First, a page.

So in defending himself against being strawmanned, Huckabee reveals himself  the straw-manner.

To use the full taxonomic vocabulary: My hypothesis is that Huckabee was hollow-manning (nobody on the Democrat side has had a thought like that, right?), and the defense is a form of iron-manning.

First, get some straw…

We’ve pretty regularly noted that you can tell a straw man fallacy is coming when the speaker starts the windup for attributing views to his opponent by saying, “Some folks who believe X say…”  or “You know what all those X-ists say about this…”  What generally comes is a view nobody even recognizes as their view, or if it is, it’s only from the least capable of those who hold X.  And so we’ve been calling these hollow and weak men.

Now, what happens when the speaker’s on a roll?  It’s not just a one-off, but a series of these straw-man constructions.  For example, take Marta Mossburg’s “The Real ‘War on Women'” over at the American Spectator.   There are at least three in quick succession.

First, there’s the implication that Democrats who use the expression ‘The Republican War on Women’ don’t care at all about the way women are oppressed around the world.

When Terry McAuliffe, the governor-elect of Virginia,  relentlessly battered his Republican opponent Ken Cuccinelli for waging a “war on women,”  these innocent babies, teenagers and wives often attacked by their families and given no protection under the law throughout many countries in the world were not on his mind, however.  Not even remotely.

Second, there’s the implication of reverse racism in describing the progressive view:

It also fits in nicely with the progressive narrative that history is moving irrevocably forward to some ideal – which does not include stodgy white men.

And third, there’s the simple imputation of sheer craven rhetorical objectives to their opponents:

The success of the “war on women” trope should make Republicans realize that they are fighting progressives for whom the idea of truth is an outdated relic of a racist, homophobic, misogynist past to be discarded in favor of tactics that allow them to win elections and sway opinion.

Now, sometimes, the writing in politico magazines isn’t about making arguments.  Sometimes, it’s just about reminding people what’s at stake, motivating them to go out and win, galvanizing the side.  But here’s the thing: dog-cussing your opponents like this makes it very hard to intellectually engage with them afterwards.  It inculcates a habit that Talisse and I have been calling the No Reasonable Opposition perspective on the issues at hand.  And when you don’t see the opposition as reasonable, you don’t work on developing good arguments, and when you don’t work on good arguments, you don’t maintain your best reasons.  And then you become, ironically, just like the folks you were dog-cussing.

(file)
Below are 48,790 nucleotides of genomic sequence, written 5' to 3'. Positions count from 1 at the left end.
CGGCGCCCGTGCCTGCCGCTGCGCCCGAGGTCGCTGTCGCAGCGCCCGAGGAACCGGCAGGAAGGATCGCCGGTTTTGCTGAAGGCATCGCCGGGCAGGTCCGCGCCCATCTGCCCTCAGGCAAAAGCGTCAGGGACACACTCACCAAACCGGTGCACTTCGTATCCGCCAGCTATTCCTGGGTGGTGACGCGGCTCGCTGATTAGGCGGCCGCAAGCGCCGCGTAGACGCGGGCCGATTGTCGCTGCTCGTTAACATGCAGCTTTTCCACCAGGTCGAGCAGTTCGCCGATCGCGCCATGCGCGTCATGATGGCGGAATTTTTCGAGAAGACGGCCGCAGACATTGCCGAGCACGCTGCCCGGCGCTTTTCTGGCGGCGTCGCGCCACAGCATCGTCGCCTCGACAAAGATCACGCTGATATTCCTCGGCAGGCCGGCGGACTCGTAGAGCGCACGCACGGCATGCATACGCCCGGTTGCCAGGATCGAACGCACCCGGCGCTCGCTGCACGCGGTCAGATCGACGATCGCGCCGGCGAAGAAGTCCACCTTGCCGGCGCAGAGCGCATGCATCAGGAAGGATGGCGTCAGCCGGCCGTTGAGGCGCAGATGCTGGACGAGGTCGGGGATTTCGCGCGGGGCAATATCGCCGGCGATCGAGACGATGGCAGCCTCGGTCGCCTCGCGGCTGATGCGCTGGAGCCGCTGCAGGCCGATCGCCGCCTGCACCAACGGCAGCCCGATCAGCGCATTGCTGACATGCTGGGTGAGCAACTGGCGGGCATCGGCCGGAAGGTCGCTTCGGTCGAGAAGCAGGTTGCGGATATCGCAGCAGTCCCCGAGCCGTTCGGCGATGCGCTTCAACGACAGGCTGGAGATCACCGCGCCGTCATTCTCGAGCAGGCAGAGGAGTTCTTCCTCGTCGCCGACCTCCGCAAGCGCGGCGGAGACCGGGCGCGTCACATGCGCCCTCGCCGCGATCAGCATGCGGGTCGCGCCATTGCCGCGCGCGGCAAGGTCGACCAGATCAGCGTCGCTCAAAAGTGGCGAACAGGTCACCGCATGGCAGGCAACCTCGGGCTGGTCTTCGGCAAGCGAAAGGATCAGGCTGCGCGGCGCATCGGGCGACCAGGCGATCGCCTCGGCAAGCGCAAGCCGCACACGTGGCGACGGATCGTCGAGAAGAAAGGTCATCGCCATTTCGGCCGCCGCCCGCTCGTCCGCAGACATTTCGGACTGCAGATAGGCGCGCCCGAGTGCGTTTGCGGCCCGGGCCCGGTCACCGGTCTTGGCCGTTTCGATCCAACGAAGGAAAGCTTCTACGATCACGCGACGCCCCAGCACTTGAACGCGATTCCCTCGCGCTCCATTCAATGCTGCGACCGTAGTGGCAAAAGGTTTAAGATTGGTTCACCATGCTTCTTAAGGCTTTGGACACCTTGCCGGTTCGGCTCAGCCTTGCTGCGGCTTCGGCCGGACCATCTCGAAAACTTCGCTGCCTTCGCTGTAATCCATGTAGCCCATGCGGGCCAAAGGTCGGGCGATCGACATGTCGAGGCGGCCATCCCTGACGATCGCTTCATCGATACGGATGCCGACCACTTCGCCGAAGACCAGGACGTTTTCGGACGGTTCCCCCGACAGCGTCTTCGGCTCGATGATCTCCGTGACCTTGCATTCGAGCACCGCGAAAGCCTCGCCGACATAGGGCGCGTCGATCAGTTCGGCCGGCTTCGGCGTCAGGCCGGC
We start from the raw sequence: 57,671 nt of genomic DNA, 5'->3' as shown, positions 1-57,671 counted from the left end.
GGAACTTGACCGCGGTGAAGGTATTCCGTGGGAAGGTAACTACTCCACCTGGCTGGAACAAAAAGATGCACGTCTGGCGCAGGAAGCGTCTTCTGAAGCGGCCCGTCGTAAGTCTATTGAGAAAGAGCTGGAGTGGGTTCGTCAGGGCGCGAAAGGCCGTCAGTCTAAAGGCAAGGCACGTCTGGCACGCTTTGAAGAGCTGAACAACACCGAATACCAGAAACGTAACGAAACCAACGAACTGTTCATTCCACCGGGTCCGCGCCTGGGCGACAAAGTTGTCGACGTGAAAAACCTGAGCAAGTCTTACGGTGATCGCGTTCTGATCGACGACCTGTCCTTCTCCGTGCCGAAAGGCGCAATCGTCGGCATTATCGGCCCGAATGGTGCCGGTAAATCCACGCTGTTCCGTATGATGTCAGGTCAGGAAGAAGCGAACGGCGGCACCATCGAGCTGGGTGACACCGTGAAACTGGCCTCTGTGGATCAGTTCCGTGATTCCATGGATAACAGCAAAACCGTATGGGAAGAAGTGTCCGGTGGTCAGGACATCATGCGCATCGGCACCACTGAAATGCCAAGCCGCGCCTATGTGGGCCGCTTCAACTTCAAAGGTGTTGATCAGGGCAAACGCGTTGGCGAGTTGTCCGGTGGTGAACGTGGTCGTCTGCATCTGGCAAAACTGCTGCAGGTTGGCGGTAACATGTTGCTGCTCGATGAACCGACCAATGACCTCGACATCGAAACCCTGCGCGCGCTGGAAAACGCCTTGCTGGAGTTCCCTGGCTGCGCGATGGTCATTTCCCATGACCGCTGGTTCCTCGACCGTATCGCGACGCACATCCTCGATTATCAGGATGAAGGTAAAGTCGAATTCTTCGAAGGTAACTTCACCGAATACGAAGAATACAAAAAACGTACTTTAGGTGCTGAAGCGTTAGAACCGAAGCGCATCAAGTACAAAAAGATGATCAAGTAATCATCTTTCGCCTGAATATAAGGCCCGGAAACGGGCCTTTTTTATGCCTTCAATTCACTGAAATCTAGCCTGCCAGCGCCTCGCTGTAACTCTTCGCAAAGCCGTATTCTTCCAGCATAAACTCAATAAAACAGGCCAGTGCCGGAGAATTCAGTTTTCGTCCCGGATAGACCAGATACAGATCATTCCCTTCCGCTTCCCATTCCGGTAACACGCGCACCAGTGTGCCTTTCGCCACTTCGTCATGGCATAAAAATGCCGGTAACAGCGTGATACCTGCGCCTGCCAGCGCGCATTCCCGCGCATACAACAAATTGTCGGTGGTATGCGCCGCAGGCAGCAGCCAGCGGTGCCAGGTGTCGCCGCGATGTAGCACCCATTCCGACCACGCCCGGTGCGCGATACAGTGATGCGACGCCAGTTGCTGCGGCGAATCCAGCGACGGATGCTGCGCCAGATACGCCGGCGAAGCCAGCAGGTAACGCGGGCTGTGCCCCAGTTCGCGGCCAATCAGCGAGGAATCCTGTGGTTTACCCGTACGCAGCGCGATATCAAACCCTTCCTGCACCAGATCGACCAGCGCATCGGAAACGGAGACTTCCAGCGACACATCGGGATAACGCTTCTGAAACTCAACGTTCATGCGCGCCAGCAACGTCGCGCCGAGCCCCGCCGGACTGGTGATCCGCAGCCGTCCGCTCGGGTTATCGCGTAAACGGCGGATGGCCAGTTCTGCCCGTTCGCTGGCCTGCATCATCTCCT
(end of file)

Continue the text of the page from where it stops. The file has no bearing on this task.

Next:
To the three straw men here, it’s worthwhile to say the following.  1. The “Republican War on Women” trope was about a series of elections and domestic policy, not about foreign policy.  You focus on what’s different between the two candidates and parties in that argumentative context and about the things they will determine – to talk about the treatment of women around the world is not what that discussion is about.  (One might call this, by extension, a form of red herring.)  2. There’s a difference between having less (unearned) influence and having no influence – if everybody gets a fair shake, there are going to be fewer white guys at the top.  It shouldn’t be hard to see that.  3. As to the cravenness view of one’s opponents, I’ll simply say that if you, yourself, aren’t very good at constructing good arguments, you won’t be very good at detecting them, either.


Civility for jerks

Mallard Fillmore’s got a nice way to capture the civility problem — with a straw man followed by a  tu quoque!


If President Obama charged the Republicans with wanting to kill the elderly and starve the poor, I don’t remember it.  In fact, the only kill the elderly lines I remember were the old ‘death panel’ charges a few years back. (This, then, is more likely a hollow man.) So a hyperbolic line of argument to begin, but doubling down with the fallacies is… well… uncivil?

A few months back Rob Talisse and I took a shot at making the case that civility wasn’t a matter of being nice and calm, but a matter of having well-run argument.  That sometimes requires goodwill, but more importantly civility is a matter of being able to argue appropriately when everyone in the conversation hates everyone else.

Bill Maher’s Ham Jihad